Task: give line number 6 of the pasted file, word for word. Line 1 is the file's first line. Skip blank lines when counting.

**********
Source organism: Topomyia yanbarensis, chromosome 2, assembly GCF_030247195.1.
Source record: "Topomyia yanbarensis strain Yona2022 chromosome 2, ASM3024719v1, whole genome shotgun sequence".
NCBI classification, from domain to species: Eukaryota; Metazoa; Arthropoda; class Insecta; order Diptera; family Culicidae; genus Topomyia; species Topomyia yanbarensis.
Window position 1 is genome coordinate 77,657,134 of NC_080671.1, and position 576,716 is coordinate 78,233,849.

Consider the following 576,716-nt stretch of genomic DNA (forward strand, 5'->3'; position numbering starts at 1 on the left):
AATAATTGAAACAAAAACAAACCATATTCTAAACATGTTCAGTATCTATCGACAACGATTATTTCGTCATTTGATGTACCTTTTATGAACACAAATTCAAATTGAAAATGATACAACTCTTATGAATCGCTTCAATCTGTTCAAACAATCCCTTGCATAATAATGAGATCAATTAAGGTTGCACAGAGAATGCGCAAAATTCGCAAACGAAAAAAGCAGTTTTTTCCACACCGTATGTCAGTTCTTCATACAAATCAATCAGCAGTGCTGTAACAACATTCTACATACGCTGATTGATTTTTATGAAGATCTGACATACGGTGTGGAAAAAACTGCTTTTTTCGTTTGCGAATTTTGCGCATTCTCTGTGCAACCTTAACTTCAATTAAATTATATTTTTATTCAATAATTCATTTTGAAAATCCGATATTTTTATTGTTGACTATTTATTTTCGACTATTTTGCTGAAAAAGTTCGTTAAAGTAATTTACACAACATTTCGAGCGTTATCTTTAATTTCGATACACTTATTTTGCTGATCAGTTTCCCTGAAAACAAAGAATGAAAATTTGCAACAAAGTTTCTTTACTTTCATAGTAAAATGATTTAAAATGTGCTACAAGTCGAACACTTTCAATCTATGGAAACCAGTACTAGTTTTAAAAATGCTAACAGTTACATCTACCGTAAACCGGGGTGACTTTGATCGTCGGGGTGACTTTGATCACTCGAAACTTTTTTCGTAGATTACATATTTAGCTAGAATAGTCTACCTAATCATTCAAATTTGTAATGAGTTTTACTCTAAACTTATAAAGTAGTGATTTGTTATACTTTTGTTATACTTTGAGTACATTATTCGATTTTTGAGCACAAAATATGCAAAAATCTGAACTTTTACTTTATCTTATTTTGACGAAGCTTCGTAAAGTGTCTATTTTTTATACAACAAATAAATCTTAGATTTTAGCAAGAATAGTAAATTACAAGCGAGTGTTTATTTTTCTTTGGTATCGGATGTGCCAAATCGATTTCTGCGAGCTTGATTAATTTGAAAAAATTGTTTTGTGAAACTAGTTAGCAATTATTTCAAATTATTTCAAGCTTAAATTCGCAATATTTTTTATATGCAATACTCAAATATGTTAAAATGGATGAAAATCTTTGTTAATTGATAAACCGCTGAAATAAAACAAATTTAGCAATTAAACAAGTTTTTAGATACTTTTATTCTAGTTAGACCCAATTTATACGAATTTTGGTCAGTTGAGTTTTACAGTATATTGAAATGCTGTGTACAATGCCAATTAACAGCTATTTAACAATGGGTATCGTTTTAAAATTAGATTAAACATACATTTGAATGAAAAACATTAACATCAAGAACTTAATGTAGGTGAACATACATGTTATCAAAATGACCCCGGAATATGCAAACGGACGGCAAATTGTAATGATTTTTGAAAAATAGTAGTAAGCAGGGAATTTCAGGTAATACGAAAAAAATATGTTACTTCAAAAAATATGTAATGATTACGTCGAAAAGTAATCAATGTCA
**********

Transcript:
AATAATTGAAACAAAAACAAACCATATTCTAAACATGTTCAGTATCTATCGACAACGATTATTTCGTCATTTGATGTACCTTTTATGAACACAAATTCAAATTGAAAATGATACAACTCTTATGAATCGCTTCAATCTGTTCAAACAATCCCTTGCATAATAATGAGATCAATTAAGGTTGCACAGAGAATGCGCAAAATTCGCAAACGAAAAAAGCAGTTTTTTCCACACCGTATGTCAGTTCTTCATACAAATCAATCAGCAGTGCTGTAACAACATTCTACATACGCTGATTGATTTTTATGAAGATCTGACATACGGTGTGGAAAAAACTGCTTTTTTCGTTTGCGAATTTTGCGCATTCTCTGTGCAACCTTAACTTCAATTAAATTATATTTTTATTCAATAATTCATTTTGAAAATCCGATATTTTTATTGTTGACTATTTATTTTCGACTATTTTGCTGAAAAAGTTCGTTAAAGTAATTTACACAACATTTCGAGCGTTATCTTTAATTTCGATACACTTATTTTGCTGATCAGTTTCCCTGAAAACAAAGAATGAAAATTTGCAACAAAGTTTCTTTACTTTCATAGTAAAATGATTTAAAATGTGCTACAAGTCGAACACTTTCAATCTATGGAAACCAGTACTAGTTTTAAAAATGCTAACAGTTACATCTACCGTAAACCGGGGTGACTTTGATCGTCGGGGTGACTTTGATCACTCGAAACTTTTTTCGTAGATTACATATTTAGCTAGAATAGTCTACCTAATCATTCAAATTTGTAATGAGTTTTACTCTAAACTTATAAAGTAGTGATTTGTTATACTTTTGTTATACTTTGAGTACATTATTCGATTTTTGAGCACAAAATATGCAAAAATCTGAACTTTTACTTTATCTTATTTTGACGAAGCTTCGTAAAGTGTCTATTTTTTATACAACAAATAAATCTTAGATTTTAGCAAGAATAGTAAATTACAAGCGAGTGTTTATTTTTCTTTGGTATCGGATGTGCCAAATCGATTTCTGCGAGCTTGATTAATTTGAAAAAATTGTTTTGTGAAACTAGTTAGCAATTATTTCAAATTATTTCAAGCTTAAATTCGCAATATTTTTTATATGCAATACTCAAATATGTTAAAATGGATGAAAATCTTTGTTAATTGATAAACCGCTGAAATAAAACAAATTTAGCAATTAAACAAGTTTTTAGATACTTTTATTCTAGTTAGACCCAATTTATACGAATTTTGGTCAGTTGAGTTTTACAGTATATTGAAATGCTGTGTACAATGCCAATTAACAGCTATTTAACAATGGGTATCGTTTTAAAATTAGATTAAACATACATTTGAATGAAAAACATTAACATCAAGAACTTAATGTAGGTGAACATACATGTTATCAAAATGACCCCGGAATATGCAAACGGACGGCAAATTGTAATGATTTTTGAAAAATAGTAGTAAGCAGGGAATTTCAGGTAATACGAAAAAAATATGTTACTTCAAAAAATATGTAATGATTACGTCGAAAAGTAATCAATGTCA